César Brioso is a digital producer for USA Today Sports, where he served as baseball editor from 2003 to 2004. Born in Havana, Cuba, in 1965, he graduated with a Bachelor’s degree in Journalism from the University of Florida in 1988. He has been a writer or editor at several other papers, including The Miami Herald, Sun-Sentinel (South Florida) and Tampa Tribune. César is a member of the Society for American Baseball Research and blogs about Cuban baseball history. He will be talking about his book, “Havana Hardball: Spring Training, Jackie Robinson, and the Cuban League” at the 2017 Festival. César lives in Northern Virginia with his wife and son.
Author Website: http://cubanbeisbol.com/
In February 1947, the most memorable season in the history of the Cuban League finished with a dramatic series win by Almendares against its rival, Habana. As the celebration spread through the streets of Havana and across Cuba, the Brooklyn Dodgers were beginning spring training on the island. One of the Dodgers' minor league players was Jackie Robinson.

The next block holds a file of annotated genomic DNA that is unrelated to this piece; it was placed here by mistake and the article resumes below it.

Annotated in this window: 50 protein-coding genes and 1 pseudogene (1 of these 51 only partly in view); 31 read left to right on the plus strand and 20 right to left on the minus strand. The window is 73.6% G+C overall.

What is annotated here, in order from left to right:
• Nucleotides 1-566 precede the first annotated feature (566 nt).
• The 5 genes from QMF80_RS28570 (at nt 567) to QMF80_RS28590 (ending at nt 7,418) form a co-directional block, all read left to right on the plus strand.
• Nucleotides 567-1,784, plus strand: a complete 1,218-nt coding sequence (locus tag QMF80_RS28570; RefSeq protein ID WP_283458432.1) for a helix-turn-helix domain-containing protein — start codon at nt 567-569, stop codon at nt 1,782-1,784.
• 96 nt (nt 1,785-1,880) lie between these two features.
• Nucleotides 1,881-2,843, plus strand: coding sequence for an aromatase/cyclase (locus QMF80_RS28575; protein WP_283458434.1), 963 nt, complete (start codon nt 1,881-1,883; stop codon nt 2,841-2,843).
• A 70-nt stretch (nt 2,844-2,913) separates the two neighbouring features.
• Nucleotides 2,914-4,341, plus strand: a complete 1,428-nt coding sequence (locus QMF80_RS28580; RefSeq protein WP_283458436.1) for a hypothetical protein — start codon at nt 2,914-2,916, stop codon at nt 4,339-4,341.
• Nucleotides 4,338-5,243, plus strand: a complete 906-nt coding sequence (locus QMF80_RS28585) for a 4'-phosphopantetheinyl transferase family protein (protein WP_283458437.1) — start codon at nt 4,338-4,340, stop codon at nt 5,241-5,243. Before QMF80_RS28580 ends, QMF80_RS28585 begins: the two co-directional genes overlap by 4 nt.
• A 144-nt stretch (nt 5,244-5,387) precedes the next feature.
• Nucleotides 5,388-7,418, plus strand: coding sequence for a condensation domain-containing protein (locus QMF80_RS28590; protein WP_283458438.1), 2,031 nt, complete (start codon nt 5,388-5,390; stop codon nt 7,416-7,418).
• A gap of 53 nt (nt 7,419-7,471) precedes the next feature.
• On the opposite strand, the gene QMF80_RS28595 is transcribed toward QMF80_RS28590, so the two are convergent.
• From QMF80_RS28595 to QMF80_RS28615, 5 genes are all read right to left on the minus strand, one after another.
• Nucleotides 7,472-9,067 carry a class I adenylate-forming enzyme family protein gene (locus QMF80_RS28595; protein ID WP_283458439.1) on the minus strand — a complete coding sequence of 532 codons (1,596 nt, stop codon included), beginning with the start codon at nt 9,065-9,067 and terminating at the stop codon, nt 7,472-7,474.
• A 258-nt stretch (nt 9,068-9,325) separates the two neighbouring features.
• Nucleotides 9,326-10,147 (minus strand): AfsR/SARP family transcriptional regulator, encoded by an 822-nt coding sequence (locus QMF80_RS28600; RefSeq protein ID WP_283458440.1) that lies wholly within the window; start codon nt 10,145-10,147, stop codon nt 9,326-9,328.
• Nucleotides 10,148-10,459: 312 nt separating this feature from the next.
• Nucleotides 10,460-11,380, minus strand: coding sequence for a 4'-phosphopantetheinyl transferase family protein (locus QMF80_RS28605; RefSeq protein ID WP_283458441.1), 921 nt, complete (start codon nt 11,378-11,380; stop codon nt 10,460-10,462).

He was on the verge of making his major-league debut in the United States, an event that would fundamentally change sports--and America. To avoid harassment from the white crowds in Florida during this critical preseason, the Dodgers relocated their spring training to Cuba, where black and white teammates had played side by side since 1900.
It was also during this time that Major League Baseball was trying its hardest to bring the "outlaw" Cuban League under the control of organized baseball. As the Cubans fought to stay independent, Robinson worked to earn a roster spot on the Dodgers in the face of discrimination from his future teammates.
Havana Hardball captures the excitement of the Cuban League's greatest pennant race and the anticipation of the looming challenge to MLB's color barrier. Illuminating one of the sport's most pivotal seasons, veteran journalist César Brioso brings together a rich mix of worlds as the heyday of Latino baseball converged with one of the most socially meaningful events in U.S. history.